Effects of Rheumatoid Arthritis
Because people are affected differently by rheumatoid arthritis, the effects of the disease are very difficult to predict in individual cases. For example, some people have rheumatoid arthritis that lasts only a few months or a year or two and goes away without causing any noticeable damage. Other people have a severe form of the disease that may last as long as a lifetime and lead to serious joint damage and disability.
Effects of Rheumatoid Arthritis: An Overview
Rheumatoid arthritis affects people differently. For some people, it lasts only a few months or a year or two and goes away without causing any noticeable damage. Other people have mild or moderate forms of the disease, with periods of worsening symptoms, called flares, and periods in which they feel better, called remissions.
Still others have a severe form of the disease that is active most of the time, lasts for many years or a lifetime, leads to serious joint damage and disability, and may even affect other parts of the body.
After 12 years, fewer than 20 percent of people will have no evidence of deformity or disability. About 15 percent of people will have short-lived disease without any long-term effects of rheumatoid arthritis.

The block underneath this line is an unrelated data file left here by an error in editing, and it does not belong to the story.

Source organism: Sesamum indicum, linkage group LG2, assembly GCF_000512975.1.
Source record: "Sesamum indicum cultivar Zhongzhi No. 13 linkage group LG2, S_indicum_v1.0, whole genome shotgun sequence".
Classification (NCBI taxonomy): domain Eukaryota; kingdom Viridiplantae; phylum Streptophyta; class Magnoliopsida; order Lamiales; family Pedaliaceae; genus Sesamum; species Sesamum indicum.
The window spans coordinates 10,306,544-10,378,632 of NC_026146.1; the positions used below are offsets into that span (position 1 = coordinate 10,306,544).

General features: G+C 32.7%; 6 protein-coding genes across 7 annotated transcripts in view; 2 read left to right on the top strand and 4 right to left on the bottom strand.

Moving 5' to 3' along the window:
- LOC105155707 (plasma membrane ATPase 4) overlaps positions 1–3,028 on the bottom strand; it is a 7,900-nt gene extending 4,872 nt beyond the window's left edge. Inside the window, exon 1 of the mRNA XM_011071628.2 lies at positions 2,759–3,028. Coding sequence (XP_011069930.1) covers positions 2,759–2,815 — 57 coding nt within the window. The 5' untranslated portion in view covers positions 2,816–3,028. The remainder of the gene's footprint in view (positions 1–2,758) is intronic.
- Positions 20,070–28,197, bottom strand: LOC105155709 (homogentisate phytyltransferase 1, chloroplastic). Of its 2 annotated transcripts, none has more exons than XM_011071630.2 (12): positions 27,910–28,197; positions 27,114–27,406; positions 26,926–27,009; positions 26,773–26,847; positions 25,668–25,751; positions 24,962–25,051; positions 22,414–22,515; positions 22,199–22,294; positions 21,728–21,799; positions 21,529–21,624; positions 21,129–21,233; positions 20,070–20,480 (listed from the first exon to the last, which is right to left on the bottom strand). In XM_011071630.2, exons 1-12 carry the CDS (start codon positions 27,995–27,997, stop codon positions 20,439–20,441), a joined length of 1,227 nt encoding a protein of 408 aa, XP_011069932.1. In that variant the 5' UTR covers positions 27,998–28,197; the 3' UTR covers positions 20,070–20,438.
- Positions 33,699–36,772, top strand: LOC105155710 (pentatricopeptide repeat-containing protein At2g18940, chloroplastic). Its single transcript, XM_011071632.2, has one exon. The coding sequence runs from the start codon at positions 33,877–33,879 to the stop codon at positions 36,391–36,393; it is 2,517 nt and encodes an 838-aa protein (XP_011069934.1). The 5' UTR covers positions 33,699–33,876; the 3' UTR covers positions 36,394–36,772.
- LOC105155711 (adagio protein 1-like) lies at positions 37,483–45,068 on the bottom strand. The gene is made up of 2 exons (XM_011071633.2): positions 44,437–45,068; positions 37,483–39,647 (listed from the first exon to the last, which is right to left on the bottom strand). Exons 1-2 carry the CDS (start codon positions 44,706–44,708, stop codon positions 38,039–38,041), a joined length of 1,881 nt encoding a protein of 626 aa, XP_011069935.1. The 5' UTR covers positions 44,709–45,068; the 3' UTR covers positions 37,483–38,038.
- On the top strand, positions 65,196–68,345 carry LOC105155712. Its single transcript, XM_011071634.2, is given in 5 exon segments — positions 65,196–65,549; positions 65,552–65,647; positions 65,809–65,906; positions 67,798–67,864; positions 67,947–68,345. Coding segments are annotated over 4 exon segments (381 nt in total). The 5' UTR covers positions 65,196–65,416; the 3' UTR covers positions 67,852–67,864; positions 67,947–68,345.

Rheumatoid Arthritis and Its Effects on the Joints
Understanding rheumatoid arthritis begins by understanding the joints. A joint is a place where two bones meet. The ends of the bones are covered by cartilage, which allows for easy movement of the two bones.
The joint is surrounded by a capsule that protects and supports it. The joint capsule is lined with a type of tissue called synovium, which produces synovial fluid, a clear substance that lubricates and nourishes the cartilage and bones inside the joint capsule.
Like many other rheumatic diseases, rheumatoid arthritis is an autoimmune disease (auto means self), meaning a person's immune system, which normally helps protect the body from infection and disease, attacks joint tissues for unknown reasons. White blood cells, along with other agents of the immune system, travel to the synovium and attack it. This causes inflammation within the synovium (known medically as synovitis). This inflammation causes the normally thin synovium to become thick and makes the joint swollen, painful, and puffy to the touch.